# required unique id between 1 and 2^32 – 1
    # defaults to 1 if master-host is not set
    # but will not function as a master if omitted
    server-id = 1

    # Replication Slave (comment out master section to use this)
    #
    # To configure this host as a replication slave, you can choose between
    # two methods :
    #
    # 1) Use the CHANGE MASTER TO command (fully described in our manual) –
    # the syntax is:
    #
    # CHANGE MASTER TO MASTER_HOST=, MASTER_PORT=,
    # MASTER_USER=, MASTER_PASSWORD= ;
    #
    # where you replace , , by quoted strings and
    # by the master’s port number (3306 by default).
    #
    # Example:
    #
    # CHANGE MASTER TO MASTER_HOST=’125.564.12.1′, MASTER_PORT=3306,
    # MASTER_USER=’joe’, MASTER_PASSWORD=’secret';
    #
    # OR
    #
    # 2) Set the variables below. However, in case you choose this method, then
    # start replication for the first time (even unsuccessfully, for example
    # if you mistyped the password in master-password and the slave fails to
    # connect), the slave will create a master.info file, and any later
    # change in this file to the variables’ values below will be ignored and
    # overridden by the content of the master.info file, unless you shutdown
    # the slave server, delete master.info and restart the slaver server.
    # For that reason, you may want to leave the lines below untouched
    # (commented) and instead use CHANGE MASTER TO (see above)
    #
    # required unique id between 2 and 2^32 – 1
    # (and different from the master)
    # defaults to 2 if master-host is set
    # but will not function as a slave if omitted
    #server-id = 2
    #
    # The replication master for this slave – required
    #master-host =
    #
    # The username the slave will use for authentication when connecting
    # to the master – required
    #master-user =
    #
    # The password the slave will authenticate with when connecting to
    # the master – required
    #master-password =
    #
    # The port the master is listening on.
    # optional – defaults to 3306
    #master-port =
    #
    # binary logging – not required for slaves, but recommended
    #log-bin
    # Point the following paths to different dedicated disks
    #tmpdir = /tmp/
    #log-update = /path-to-dedicated-directory/hostname
    tmpdir =/mysql_tmp/:/tmp/
    # Uncomment the following if you are using BDB tables
    #bdb_cache_size = 384M
    #bdb_max_lock = 100000

    # Uncomment the following if you are using InnoDB tables
    #innodb_data_home_dir = /usr/local/mysql/data/
    #innodb_data_file_path = ibdata1:2000M;ibdata2:10M:autoextend
    #innodb_log_group_home_dir = /usr/local/mysql/data/
    #innodb_log_arch_dir = /usr/local/mysql/data/
    innodb_data_home_dir = /db
    innodb_data_file_path = ibdata1:10M:autoextend
    innodb_log_group_home_dir = /db
    innodb_log_arch_dir = /db

    # You can set .._buffer_pool_size up to 50 – 80 %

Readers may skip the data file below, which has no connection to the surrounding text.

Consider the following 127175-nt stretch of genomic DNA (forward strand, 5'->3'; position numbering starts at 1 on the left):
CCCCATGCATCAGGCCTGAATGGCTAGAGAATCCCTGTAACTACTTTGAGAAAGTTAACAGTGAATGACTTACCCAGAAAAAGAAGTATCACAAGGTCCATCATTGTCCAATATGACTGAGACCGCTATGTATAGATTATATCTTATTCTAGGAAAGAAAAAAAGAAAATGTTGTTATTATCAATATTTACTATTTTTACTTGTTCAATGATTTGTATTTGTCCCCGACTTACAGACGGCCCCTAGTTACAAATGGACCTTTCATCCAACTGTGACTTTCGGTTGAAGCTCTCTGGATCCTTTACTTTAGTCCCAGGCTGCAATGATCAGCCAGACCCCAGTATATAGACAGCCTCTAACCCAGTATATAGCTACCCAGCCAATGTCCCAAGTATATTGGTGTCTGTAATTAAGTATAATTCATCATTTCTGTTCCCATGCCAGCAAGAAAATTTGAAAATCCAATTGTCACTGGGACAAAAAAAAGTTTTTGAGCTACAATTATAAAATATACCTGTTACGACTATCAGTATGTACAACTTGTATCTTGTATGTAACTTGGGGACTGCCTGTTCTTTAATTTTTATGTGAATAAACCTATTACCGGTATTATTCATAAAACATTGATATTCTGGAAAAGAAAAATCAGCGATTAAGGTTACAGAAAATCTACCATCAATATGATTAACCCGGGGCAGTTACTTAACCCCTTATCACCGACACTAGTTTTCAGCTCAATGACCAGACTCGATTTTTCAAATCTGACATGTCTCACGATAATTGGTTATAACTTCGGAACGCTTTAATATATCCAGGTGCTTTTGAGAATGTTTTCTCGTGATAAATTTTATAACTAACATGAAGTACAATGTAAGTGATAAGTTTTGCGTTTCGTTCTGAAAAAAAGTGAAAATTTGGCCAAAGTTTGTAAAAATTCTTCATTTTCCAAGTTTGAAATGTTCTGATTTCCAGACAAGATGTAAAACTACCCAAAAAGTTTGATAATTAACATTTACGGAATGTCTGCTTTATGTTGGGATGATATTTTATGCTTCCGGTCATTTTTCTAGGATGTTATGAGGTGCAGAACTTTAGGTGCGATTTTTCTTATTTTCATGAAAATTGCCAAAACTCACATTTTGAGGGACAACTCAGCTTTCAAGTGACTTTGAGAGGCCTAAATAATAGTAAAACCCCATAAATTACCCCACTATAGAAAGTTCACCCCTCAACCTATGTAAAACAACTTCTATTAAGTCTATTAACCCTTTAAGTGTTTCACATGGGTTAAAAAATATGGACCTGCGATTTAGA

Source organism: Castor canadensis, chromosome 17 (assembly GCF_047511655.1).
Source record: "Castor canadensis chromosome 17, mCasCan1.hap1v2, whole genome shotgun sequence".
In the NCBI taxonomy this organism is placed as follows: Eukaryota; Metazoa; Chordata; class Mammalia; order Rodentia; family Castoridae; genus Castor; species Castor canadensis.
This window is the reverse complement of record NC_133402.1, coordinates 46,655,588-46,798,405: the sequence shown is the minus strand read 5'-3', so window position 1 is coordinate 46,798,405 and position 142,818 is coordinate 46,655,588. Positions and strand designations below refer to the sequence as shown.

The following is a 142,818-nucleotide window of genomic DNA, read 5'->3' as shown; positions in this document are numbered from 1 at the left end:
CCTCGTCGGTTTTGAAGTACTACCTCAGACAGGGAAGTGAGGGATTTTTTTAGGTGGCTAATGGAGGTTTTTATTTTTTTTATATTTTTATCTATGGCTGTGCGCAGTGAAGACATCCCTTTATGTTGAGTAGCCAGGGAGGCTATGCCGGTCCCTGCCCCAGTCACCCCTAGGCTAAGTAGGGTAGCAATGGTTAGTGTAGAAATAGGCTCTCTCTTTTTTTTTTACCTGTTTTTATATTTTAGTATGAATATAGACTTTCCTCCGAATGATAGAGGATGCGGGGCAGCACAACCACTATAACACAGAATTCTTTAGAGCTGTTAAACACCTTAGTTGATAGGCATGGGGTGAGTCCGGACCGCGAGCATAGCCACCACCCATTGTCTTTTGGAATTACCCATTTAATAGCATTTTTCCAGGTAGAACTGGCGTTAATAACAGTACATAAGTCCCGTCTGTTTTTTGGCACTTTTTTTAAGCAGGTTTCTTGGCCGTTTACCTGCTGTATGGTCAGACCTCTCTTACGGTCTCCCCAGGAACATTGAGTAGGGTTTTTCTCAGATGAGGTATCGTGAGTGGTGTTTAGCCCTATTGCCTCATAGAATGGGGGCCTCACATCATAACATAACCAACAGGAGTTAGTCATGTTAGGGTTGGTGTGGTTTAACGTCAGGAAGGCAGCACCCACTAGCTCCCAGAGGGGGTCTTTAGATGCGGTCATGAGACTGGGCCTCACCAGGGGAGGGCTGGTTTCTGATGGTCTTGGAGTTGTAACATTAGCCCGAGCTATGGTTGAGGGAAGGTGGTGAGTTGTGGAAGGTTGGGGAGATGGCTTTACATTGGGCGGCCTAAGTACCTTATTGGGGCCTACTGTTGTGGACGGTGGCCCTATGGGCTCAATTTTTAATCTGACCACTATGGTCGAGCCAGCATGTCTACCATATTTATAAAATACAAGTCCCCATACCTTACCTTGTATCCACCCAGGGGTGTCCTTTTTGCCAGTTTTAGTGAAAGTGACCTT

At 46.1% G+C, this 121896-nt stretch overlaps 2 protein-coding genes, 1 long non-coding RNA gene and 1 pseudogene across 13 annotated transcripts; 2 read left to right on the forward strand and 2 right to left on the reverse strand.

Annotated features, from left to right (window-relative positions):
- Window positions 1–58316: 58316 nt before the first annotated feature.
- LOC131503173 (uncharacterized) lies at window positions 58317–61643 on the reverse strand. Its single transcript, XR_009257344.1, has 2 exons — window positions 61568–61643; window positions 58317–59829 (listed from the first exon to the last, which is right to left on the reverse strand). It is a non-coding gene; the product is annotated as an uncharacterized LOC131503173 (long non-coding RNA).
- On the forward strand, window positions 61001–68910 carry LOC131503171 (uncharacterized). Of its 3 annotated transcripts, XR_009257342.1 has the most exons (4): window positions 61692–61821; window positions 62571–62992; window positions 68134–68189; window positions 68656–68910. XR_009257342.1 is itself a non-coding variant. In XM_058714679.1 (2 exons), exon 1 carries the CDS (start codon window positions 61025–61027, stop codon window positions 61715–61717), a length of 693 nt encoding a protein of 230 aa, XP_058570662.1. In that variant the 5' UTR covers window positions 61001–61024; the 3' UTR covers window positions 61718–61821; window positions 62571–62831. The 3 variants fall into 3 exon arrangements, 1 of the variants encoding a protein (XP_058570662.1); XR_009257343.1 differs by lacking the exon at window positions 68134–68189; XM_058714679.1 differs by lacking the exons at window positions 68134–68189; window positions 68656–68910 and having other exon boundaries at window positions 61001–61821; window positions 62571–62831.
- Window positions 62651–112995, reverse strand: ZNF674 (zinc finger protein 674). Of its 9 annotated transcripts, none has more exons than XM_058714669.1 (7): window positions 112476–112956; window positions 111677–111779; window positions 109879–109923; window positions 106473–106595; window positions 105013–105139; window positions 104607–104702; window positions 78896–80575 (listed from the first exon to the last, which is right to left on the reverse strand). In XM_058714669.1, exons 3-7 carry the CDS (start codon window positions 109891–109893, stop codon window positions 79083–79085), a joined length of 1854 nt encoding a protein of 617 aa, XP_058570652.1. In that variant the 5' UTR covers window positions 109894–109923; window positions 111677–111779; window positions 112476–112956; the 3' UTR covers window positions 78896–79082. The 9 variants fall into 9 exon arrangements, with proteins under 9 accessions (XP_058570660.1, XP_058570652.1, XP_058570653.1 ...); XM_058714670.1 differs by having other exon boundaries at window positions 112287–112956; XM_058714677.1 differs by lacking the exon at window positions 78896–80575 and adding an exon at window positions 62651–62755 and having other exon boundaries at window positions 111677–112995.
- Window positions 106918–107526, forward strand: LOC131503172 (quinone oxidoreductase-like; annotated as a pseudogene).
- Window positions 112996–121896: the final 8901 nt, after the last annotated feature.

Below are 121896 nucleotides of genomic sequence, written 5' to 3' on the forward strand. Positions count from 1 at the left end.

# of RAM but beware of setting memory usage too high
    innodb_buffer_pool_size = 8000M
    #innodb_additional_mem_pool_size = 80M
    # Set .._log_file_size to 25 % of buffer pool size
    innodb_log_file_size = 1000M
    #innodb_log_buffer_size = 32M
    #innodb_flush_log_at_trx_commit = 1
    #innodb_lock_wait_timeout = 50

    [mysqldump]
    quick
    max_allowed_packet = 16M

    [mysql]
    no-auto-rehash
    # Remove the next comment character if you are not familiar with SQL
    #safe-updates

    [isamchk]
    key_buffer = 256M
    sort_buffer_size = 256M
    read_buffer = 2M
    write_buffer = 2M

    [myisamchk]
    key_buffer = 256M
    sort_buffer_size = 256M
    read_buffer = 2M
    write_buffer = 2M

    #[mysqlhotcopy]
    interactive-timeout

  8. peter says

    Greg, Can you show processlist so we can understand exactly what you mean as well as specify MySQL version and what kind of binary you’re using. It would be best if you report problem on forum as it is not really related to this blog post.

  9. says

    I have a question in regards to using multiple databases I wanted some advice. I have a jewelry website I am working on and we are switching everything dynamically. Lets say we are selling Jewerly. The user clicks on Jewerly and from Jewerly they click on a brand, lets called it Brand A – under Brand A there are “Rings, Necklaces, Engagement Rings” When a user clicks on “Rings” there is a page that displays sub-categories like “Wedding Band” so each category like Rings, Necklaces, etc, have their own sub=categories of items. How would I go about structering the database? Should I have 1 DB per Vendor (i.e. Brand A, B, C, D)? I am stuck figuring this out because each Vendor A, B, C, D etc have their own MAIN CATEGORIES and in those MAIN CATEGORIES you have sub-categories.

    Thanks so much for your help.

Leave a Reply

Your email address will not be published. Required fields are marked *